I first learned of Helen Thomas as a fresh, 15-year old high school sophomore. I occasionally wrote for the school paper, The Tattler, and at our monthly meeting, the editor in chief strongly recommended that someone cover White House journalist Helen Thomas’s talk at Cornell the following week. “Someone has to go,” I remember him saying, “She’s pretty amazing.”
As she first walked onto the stage, I remember thinking how old she looked. At age 86, she was a little old woman about to speak to a crowd of mostly college-age students who had grown up reading Yahoo News and Wikipedia. But once she began to speak, Thomas was sharp and she was sassy. She spoke about her own impressive career, reporting on nine presidents from Eisenhower to George W. Bush, who was in office at the time. (She later reported on President Obama as well). But her main message was about the importance of the free press. Most Americans don’t have much contact with the government beyond paying our taxes and occasional visits to the DMV. Yet, this country is a democracy, which means that the people elect the officials who represent them. However, a true and well-functioning democracy is dependent on a well-informed public that is able to hold the government accountable for its actions. This is why the free press is so important. They are the link between us and the government.
“We in the press are the only institution in our society that can question a president on a regular basis and hold him accountable,” Thomas said. “It’s the greatest profession in the world. It’s a search for the truth.”
However, Thomas emphasized that it wasn’t enough for the press to simply exist, but that to do their job, they had to be critical and able to ask the tough questions. On this point, Thomas didn’t hesitate to criticize what she saw as the recent shortcomings of her peers in the press. After the events of 9/11, journalists had been too quick to accept President Bush’s excuses for fighting the war in Iraq. “Truth has taken a holiday in this war. President Bush struck a match across the Middle East and invaded that country. Who are we? What have we become? Whose war is this?? … I came to Washington in a different era, when government was respected and liberals were not demonized for wanting a better society,” she said. “It was a hopeful time, and the idealists were legion.”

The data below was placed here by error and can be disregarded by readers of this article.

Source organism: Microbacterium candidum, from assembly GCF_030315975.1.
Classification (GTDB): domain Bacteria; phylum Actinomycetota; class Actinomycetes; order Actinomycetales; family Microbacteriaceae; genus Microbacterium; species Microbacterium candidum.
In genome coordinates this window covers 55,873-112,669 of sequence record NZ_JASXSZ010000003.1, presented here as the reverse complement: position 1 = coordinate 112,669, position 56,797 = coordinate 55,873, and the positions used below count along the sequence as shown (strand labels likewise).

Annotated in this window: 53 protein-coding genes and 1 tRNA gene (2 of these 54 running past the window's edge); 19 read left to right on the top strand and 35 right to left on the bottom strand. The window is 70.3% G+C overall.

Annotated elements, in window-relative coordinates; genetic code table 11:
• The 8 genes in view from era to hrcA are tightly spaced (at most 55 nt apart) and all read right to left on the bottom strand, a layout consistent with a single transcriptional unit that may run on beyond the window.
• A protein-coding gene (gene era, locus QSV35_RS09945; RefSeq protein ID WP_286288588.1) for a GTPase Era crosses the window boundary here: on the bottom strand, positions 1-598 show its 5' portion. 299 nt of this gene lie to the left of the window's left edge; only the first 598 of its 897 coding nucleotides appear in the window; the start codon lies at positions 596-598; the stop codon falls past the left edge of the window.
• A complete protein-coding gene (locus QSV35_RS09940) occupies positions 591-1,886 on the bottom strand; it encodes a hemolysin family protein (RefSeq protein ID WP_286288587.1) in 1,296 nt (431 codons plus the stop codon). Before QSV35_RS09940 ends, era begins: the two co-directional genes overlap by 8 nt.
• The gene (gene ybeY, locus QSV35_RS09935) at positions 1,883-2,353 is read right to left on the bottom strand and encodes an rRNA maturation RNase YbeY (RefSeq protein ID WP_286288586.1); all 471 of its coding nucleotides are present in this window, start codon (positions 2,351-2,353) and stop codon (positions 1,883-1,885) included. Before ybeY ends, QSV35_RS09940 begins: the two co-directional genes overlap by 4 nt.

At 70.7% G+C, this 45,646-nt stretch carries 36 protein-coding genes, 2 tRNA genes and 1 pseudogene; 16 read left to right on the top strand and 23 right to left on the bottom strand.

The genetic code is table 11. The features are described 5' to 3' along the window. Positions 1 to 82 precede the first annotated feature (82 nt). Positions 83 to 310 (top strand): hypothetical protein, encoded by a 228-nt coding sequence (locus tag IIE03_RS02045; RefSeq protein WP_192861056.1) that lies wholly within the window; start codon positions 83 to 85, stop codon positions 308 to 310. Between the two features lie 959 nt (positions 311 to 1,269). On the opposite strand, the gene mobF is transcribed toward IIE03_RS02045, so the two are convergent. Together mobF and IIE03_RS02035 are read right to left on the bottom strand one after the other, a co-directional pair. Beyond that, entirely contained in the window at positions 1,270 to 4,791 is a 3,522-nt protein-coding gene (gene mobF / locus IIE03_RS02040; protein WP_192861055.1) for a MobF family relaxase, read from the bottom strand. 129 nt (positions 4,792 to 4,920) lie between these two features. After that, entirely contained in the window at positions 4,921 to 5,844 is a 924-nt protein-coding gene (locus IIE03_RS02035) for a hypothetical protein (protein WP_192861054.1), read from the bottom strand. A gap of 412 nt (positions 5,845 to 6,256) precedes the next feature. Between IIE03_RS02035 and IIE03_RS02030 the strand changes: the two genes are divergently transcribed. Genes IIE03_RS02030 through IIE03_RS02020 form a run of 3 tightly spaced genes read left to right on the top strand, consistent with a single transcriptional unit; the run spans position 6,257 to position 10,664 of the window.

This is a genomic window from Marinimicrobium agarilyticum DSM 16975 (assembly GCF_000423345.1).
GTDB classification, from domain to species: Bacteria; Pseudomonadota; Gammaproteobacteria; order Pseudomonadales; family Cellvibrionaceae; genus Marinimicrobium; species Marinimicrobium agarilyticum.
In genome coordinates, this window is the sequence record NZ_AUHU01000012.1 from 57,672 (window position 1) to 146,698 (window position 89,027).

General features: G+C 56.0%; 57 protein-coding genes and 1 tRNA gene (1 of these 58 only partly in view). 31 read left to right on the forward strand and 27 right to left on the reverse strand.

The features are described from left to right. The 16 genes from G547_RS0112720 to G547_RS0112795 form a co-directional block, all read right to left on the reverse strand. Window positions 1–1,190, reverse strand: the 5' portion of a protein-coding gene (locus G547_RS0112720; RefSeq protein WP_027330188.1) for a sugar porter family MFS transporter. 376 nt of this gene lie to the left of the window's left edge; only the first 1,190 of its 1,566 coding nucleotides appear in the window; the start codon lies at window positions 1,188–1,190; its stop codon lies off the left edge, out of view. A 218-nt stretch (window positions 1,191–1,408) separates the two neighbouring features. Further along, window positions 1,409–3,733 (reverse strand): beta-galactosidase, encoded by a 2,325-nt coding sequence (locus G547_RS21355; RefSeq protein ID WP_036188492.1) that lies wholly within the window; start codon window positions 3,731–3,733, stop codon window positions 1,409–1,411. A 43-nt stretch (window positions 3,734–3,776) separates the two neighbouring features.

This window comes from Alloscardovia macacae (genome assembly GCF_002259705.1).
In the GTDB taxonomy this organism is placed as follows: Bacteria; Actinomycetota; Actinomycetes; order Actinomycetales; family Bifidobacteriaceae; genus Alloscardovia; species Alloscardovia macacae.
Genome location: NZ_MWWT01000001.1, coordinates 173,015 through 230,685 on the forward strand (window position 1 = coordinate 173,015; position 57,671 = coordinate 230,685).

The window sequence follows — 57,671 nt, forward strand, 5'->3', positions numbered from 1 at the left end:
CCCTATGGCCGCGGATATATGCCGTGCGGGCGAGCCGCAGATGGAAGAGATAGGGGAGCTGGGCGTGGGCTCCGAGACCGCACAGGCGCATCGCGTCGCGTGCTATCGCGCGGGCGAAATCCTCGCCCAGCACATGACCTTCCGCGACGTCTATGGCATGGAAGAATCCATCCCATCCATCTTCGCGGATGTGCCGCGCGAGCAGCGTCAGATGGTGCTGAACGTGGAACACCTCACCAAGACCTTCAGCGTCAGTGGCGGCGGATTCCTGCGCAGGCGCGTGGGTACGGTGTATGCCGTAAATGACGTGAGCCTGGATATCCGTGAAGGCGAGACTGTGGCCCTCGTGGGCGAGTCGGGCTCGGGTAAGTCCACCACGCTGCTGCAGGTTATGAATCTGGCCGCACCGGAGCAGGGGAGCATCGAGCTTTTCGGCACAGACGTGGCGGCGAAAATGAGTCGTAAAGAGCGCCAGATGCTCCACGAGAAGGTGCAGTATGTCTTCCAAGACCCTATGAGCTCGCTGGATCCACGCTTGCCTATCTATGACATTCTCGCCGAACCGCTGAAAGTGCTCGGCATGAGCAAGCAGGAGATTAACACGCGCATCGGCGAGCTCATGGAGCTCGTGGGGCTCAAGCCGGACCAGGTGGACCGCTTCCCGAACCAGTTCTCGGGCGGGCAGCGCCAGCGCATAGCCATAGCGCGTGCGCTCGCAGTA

I walked away from that lecture with a new perspective. I think that society often under-values journalists such as Helen Thomas. Maybe we glance at the headlines every morning (or at least those of us who still subscribe to or otherwise read papers). We take for granted that all this information is available to us and trust that it’s accurate and up to date**. It’s easy to overlook that people put their livelihoods into making sure that we have access to all this information. And we do them a great disservice by choosing to remain ignorant.
By junior year, I had joined the editorial staff of The Tattler, and my senior year, I served as its Editor-in-Chief. Sometimes I tell people that if I hadn’t gone the way of science, I would have wanted to become an investigative journalist. As a writer and editor for The Tattler, I learned and shared a great deal of information about Ithaca High School, and the greater Ithaca City School District. I covered everything from the “boring stuff” on recycling programs, to the drama of a million-dollar lawsuit and not-unrelated resignation of the high school principal. It was an immensely rewarding experience for me.
Helen Thomas passed away this past weekend at the age of 92, after a career that spanned over half a century. I think that she truly served her country well, and served as an inspiration for myself as well as countless others.
**Of course you have to be wary of your sources of news as well. The New York Times might cover the same events as Fox News or Jon Stewart on the Daily Show while telling an entirely different story. But that’s another conversation… I think the fact that we have so many options for where to get our information is a good thing.